The Royal Aircraft Establishment at Bedford

Puma XW241

This helicopter was the eighth of a development batch hand built by the French firm Aerospatiale at Marignane.

It first flew on 20 July 1968 as an SA330A, later being upgraded to an SA330E. It was delivered to Westland Helicopters at Yeovil on 10th October 1968 as a pattern airframe for the RAF Puma HC1.

It was acquired by Aero Flight at RAE Bedford in May 1973 where it was then extensively instrumented for a wide range of helicopter research and system demonstration activities.

It was also equipped with an internal power winch for use in the dropping of a variety of un-powered models used in spinning and aerodynamic stability trials.

The photo shows the aircraft in July 1980 fitted with an early instrumentation probe and a rotor hub instrumentation installation.

During the 1970s a research emphasis was placed on rotor aerodynamics. In forward flight the helicopter blade tip operates at high Mach numbers on the advancing blade while possibly encountering low speed stall on the retreating blade. Also, large local fluctuations of blade loading are caused by the vortices from preceding blades. An understanding of these complex phenomena was considered essential to the design of rotors possessing maximum lifting power while having minimum vibration and reduced structural fatigue loads.

Puma XW241 in July 1980

In support of this research objective, XW241 was employed in a successive number of classic experiments, using specially modified main rotor blades, to gain an understanding of rotor performance aerodynamics – the first time this had been done in flight. A number of blade configurations were examined, including innovative cambered aerofoils, and culminating in a full set of blades having swept tips . Much of the flight work was considered to be high risk, since the aircraft was often required to operate significantly outside its design flight envelope, and great care was taken in the monitoring of blade and structural loads using ground telemetry and frequent mechanical inspection. The blade aerofoils tested were found to significantly improve the performance of the aircraft as a whole while reducing its noise signature.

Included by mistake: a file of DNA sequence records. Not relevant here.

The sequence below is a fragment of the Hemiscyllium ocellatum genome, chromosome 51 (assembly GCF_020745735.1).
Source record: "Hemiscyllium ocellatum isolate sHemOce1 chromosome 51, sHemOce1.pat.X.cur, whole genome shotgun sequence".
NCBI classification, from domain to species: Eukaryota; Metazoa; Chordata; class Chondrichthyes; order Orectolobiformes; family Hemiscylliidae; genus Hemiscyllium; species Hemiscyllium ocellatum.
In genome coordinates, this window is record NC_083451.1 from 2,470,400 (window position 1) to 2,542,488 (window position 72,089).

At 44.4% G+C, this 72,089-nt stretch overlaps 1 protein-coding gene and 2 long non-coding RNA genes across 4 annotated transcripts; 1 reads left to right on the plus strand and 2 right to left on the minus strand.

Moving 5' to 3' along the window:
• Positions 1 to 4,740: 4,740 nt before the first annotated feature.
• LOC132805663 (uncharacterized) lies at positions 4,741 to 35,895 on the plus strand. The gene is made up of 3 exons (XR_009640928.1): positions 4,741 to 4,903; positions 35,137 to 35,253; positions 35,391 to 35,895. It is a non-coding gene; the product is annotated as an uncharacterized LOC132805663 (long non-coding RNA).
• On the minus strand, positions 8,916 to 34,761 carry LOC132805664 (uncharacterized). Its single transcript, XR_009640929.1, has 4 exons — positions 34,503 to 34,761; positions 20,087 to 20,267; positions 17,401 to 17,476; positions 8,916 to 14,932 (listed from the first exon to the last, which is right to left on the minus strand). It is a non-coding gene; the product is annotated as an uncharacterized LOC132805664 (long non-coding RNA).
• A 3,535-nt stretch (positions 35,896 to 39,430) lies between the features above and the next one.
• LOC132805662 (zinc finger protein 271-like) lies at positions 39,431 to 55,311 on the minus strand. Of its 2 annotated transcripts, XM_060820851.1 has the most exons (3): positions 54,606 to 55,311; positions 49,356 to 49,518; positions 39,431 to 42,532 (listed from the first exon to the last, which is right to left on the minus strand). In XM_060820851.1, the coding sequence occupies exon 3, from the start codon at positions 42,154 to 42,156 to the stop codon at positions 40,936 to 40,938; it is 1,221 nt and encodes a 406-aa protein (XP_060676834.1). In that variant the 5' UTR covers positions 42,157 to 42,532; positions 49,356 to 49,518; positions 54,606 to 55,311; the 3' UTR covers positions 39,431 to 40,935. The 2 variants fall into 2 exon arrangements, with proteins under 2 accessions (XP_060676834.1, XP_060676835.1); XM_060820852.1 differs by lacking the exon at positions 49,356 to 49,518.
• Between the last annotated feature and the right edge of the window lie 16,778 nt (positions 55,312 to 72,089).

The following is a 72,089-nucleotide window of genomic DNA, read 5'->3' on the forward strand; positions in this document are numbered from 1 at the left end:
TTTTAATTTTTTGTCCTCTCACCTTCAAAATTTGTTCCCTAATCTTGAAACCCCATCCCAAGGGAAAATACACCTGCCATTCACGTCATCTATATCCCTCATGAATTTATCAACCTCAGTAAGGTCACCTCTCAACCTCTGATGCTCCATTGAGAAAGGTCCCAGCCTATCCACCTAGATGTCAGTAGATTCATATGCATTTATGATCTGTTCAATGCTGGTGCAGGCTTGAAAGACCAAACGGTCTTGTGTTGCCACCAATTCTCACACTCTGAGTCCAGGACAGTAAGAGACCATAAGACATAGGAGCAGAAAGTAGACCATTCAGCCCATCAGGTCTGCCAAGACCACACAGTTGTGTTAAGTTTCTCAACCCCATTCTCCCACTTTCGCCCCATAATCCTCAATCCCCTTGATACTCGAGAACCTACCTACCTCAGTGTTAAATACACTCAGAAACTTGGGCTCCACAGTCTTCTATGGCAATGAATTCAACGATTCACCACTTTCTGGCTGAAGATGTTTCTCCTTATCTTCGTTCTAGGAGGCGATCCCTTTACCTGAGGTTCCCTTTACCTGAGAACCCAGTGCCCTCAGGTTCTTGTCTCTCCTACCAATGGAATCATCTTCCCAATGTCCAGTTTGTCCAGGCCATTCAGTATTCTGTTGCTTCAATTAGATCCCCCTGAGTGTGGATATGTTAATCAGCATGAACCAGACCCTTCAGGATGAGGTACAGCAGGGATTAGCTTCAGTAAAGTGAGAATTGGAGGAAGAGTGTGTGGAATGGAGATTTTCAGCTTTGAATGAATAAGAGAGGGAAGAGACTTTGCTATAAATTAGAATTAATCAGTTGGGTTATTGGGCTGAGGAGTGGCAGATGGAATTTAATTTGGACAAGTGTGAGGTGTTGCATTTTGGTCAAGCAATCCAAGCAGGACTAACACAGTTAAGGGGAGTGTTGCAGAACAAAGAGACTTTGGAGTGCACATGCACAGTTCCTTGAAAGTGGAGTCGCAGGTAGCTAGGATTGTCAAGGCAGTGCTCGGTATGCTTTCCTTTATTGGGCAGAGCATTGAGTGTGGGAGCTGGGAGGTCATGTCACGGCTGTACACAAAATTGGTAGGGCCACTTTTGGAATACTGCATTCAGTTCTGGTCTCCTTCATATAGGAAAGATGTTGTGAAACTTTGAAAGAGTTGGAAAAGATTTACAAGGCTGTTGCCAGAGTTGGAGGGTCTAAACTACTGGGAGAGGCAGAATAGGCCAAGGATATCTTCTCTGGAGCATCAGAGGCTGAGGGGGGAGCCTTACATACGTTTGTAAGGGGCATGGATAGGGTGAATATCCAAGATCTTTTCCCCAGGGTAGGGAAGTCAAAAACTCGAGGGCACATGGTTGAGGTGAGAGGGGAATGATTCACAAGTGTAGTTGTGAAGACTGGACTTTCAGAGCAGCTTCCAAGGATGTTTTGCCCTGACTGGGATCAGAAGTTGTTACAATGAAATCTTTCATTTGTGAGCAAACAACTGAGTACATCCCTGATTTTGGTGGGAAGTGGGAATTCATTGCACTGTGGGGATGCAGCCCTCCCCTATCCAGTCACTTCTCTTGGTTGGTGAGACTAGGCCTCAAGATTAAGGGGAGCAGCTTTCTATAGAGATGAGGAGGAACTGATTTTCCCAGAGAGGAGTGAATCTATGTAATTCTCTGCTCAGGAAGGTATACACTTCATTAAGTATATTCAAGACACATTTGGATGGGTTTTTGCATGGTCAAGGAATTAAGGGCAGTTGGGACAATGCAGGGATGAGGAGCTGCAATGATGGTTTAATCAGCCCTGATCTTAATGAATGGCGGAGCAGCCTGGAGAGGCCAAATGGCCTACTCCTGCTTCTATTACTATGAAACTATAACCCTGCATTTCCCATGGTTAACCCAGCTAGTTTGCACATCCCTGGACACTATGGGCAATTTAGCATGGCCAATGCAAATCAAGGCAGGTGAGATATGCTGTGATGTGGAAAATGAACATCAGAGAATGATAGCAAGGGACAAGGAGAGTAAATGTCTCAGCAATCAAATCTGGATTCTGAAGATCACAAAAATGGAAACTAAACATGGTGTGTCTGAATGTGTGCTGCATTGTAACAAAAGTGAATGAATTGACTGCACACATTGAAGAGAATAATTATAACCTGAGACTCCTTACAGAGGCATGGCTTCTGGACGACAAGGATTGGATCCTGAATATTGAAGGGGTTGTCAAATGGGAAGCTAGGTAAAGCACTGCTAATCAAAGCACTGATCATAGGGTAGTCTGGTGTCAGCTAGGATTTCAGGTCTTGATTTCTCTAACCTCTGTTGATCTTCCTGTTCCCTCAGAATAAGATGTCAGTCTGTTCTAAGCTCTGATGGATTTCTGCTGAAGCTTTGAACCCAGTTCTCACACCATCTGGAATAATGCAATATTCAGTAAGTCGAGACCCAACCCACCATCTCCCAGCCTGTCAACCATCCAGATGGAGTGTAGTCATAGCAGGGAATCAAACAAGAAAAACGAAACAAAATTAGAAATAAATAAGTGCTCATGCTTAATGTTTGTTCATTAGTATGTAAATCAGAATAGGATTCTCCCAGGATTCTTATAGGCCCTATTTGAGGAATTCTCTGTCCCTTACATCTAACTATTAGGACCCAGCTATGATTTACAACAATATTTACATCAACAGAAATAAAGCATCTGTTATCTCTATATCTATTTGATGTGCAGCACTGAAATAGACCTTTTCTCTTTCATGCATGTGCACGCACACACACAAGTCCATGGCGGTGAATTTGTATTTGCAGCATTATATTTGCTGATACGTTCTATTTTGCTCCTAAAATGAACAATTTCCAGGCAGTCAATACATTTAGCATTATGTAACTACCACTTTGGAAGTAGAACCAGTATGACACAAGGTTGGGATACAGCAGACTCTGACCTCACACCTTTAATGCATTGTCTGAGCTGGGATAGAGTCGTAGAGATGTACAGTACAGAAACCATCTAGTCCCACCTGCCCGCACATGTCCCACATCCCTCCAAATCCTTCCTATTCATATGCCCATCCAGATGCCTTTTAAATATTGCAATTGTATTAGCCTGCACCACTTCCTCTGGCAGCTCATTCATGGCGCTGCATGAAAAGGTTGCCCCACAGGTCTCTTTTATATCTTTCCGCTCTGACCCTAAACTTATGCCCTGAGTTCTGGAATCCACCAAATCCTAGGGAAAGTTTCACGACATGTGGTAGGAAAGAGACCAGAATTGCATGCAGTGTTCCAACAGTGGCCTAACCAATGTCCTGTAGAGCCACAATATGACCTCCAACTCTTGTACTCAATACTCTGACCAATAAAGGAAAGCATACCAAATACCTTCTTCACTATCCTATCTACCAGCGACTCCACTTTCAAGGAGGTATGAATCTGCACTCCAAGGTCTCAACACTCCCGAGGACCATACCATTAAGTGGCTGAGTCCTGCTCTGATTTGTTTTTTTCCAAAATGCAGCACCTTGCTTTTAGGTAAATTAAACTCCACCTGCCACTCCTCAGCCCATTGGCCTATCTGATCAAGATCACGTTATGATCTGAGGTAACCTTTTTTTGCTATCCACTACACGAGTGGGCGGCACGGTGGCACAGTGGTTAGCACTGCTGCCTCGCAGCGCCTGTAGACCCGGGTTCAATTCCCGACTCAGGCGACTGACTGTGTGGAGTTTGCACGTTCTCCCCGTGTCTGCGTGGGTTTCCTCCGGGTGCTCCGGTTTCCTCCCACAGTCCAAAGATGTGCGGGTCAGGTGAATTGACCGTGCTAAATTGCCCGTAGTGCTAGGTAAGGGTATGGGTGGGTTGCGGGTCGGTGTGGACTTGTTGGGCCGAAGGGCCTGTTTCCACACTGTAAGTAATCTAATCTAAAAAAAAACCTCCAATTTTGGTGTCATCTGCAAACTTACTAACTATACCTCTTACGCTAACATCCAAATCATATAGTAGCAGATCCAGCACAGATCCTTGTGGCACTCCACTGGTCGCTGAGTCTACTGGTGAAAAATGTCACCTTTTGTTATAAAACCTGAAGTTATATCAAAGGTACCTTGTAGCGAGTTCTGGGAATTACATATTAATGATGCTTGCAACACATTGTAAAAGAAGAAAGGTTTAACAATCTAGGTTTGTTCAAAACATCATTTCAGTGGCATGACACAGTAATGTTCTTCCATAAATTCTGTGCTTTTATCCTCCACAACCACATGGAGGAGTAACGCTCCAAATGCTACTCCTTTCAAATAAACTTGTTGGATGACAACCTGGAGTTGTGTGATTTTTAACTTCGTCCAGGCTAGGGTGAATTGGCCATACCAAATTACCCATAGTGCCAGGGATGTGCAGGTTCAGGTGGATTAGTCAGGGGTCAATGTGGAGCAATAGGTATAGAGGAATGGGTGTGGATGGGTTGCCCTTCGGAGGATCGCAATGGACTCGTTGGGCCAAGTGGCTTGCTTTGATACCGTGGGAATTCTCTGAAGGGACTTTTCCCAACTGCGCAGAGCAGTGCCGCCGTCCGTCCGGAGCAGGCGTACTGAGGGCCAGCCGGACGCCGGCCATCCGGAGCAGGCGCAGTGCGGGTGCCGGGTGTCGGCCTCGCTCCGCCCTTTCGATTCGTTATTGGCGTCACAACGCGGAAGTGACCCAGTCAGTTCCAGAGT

Puma XW241 at Bedford Airfield

The analysis of these measurements made an invaluable contribution to the development of the theoretical models of rotor systems – an essential input to the design of advanced rotors – and facilitated the design of the sophisticated swept rotor blades incorporated in the record breaking Lynx helicopter and, subsequently, the rotors of recent military aircraft, such as the Merlin.

The work was a significant input to the British Experimental Rotor Programme for which a Queen’s Award for Industry was made to the Defence Research Agency and Westland Helicopters.

Similar programmes were later carried out on this aircraft into the associated aerodynamics of tail rotors, and an investigation was made into the in-flight kinetic heating of rotor blades, an issue related to the understanding and modelling of blade ice formation.

Research interest later moved towards methods of assessing rotary wing handling qualities and the development of comprehensive flight simulation mathematical models for the Puma and other helicopters. The assessment work was carried out on XW241 using carefully designed pilot control inputs and the selection of specific flight conditions. The analysis of the response of the aircraft also included aerodynamic data from the rotor system and has provided a richer understanding of the nature of the flight mechanics involved. In turn this work has contributed strongly to modern design tools for helicopters and their handling qualities.

Where is it now?

At the end of its long serviceable life, XW241 was used as an EMC test-bed by DRA/DERA and, finally, QinetiQ, before being donated to the FAST Museum where it is now on static display.  [IS IT STILL HERE? NOT LISTED ON FAST MUSEUM AIRCRAFT PAGE – https://airsciences.org.uk/aircraft-on-display)

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